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Odd Man In

27 MAY 09 JOHN C. BRUENING

Early in his career, Brazilian guitarist Djalma de Andrade was the only black man in his first jazz gigs in his native Rio de Janeiro in the 1940s. Based on this demographic imbalance, he earned the nickname Bola Sete, the name for the 7-ball in the Brazilian version of billiards, which is the only black one in the game. His clever stage name notwithstanding, Bola Sete is by no means the odd man out on Tour De Force.

A trio date that features Fred Schrieber on bass and John Rae on drums, Tour De Force was originally released as an LP on Fantasy in 1964, then re-released on CD in 1999. It is a bit more mellow than the spirited and driving Bossa Nova (his debut recording in 1962), but no less satisfying.

Three of the tracks are originals, and the rest are well known Brazilian songs like the brief but seductive "Manhã de Carnaval" and the lively "Samba de Orféu." There is also an eclectic mix of covers, including Henry Mancini's "Moon River" and the title track by Dizzy Gillespie, who had discovered the guitarist just a couple years earlier and introduced him to the world via the 1962 Monterey Jazz Festival.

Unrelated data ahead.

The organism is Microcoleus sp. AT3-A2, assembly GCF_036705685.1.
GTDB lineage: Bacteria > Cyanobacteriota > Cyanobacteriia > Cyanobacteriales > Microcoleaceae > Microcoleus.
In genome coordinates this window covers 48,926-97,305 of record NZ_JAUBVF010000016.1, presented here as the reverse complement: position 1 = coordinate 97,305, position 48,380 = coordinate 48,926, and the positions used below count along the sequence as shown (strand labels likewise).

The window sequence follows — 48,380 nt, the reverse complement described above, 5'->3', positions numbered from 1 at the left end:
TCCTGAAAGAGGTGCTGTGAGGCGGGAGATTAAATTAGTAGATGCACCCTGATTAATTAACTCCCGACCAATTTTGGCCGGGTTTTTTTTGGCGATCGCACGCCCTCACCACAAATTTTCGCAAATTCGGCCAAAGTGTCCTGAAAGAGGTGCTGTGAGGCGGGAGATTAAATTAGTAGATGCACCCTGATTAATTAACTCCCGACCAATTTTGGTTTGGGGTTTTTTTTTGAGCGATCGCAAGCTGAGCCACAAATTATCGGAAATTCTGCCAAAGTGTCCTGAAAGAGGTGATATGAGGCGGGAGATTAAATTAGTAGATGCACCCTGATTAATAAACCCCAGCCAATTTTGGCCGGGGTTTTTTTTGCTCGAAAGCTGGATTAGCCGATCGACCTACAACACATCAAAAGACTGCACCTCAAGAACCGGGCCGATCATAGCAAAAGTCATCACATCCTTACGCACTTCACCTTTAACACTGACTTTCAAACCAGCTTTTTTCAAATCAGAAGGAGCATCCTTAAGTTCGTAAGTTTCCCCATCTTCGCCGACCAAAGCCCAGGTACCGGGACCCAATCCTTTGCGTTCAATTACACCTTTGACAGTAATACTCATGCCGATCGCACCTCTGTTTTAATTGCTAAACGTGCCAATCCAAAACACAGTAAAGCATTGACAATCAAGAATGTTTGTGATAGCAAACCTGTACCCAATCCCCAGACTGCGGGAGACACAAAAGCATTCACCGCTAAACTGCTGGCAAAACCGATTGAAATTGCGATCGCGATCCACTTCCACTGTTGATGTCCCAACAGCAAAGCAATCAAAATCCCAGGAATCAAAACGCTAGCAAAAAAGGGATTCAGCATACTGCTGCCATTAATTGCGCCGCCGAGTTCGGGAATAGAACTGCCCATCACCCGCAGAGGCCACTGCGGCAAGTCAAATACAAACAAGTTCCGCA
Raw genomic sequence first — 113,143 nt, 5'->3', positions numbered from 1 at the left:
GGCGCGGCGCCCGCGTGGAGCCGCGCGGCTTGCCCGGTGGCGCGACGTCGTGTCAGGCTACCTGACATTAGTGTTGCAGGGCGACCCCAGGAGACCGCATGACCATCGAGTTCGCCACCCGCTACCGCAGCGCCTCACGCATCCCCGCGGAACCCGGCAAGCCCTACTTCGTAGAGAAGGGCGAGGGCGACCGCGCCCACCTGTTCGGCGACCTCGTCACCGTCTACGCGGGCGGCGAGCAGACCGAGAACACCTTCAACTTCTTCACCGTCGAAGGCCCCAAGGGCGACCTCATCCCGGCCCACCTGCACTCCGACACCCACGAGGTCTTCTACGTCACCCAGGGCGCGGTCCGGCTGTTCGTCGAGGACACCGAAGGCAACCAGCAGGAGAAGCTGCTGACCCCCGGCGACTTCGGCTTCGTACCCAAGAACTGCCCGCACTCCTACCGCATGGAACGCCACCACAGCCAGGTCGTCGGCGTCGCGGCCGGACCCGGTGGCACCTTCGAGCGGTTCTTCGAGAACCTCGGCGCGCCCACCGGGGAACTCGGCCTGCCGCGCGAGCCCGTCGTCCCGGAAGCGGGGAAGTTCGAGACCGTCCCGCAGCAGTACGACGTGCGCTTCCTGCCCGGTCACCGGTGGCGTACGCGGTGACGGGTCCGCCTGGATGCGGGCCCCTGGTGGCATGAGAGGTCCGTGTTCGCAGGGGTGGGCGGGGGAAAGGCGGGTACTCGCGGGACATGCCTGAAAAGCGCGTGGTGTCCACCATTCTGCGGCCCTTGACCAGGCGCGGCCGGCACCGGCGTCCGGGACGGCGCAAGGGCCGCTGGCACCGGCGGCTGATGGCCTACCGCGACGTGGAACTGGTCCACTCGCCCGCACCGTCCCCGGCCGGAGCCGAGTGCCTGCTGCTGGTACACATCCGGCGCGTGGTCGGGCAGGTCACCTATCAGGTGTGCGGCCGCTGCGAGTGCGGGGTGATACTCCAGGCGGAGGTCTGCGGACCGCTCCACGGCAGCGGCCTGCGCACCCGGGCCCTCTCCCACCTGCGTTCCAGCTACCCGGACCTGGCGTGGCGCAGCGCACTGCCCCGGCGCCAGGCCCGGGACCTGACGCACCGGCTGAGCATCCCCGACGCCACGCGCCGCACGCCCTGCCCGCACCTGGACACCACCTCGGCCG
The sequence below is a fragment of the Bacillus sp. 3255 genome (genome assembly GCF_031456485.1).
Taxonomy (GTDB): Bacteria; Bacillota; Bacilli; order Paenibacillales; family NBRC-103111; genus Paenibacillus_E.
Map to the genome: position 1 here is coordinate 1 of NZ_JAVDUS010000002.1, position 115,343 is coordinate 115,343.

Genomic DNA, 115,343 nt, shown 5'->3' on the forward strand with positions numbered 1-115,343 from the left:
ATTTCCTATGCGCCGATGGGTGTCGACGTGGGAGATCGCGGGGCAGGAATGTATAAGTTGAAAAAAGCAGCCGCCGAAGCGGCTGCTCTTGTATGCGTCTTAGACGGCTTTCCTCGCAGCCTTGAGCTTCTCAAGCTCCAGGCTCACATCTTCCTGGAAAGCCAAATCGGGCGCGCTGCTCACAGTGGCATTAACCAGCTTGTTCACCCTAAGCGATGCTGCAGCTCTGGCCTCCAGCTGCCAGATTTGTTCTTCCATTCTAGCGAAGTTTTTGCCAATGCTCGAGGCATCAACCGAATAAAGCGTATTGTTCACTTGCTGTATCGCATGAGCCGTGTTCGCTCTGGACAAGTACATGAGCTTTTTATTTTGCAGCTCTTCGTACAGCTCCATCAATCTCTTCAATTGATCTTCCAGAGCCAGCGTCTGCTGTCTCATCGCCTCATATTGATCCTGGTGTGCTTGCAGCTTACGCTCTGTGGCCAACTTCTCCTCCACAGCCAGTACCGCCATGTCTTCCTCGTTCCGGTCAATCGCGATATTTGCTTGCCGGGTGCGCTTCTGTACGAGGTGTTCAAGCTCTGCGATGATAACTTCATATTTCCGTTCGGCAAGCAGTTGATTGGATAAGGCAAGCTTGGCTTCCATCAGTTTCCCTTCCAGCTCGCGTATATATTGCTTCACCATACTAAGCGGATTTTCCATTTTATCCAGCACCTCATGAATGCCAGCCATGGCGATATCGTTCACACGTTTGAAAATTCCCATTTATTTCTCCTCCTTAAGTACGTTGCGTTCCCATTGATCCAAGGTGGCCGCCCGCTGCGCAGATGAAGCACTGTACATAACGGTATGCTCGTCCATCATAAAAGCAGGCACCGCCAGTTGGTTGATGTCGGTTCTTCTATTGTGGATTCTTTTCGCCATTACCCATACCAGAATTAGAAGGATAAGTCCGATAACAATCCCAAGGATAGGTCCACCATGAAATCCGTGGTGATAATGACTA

Perhaps most intriguing, though, are the songs culled from European sources -- Isaac Albeniz's flamenco-styled "Asturias" and a solo interpretation of J.S. Bach's "Bourrée." While he may have felt outnumbered in his early days, Bola Sete had clearly developed the confidence to take on the world by the mid-point of his career.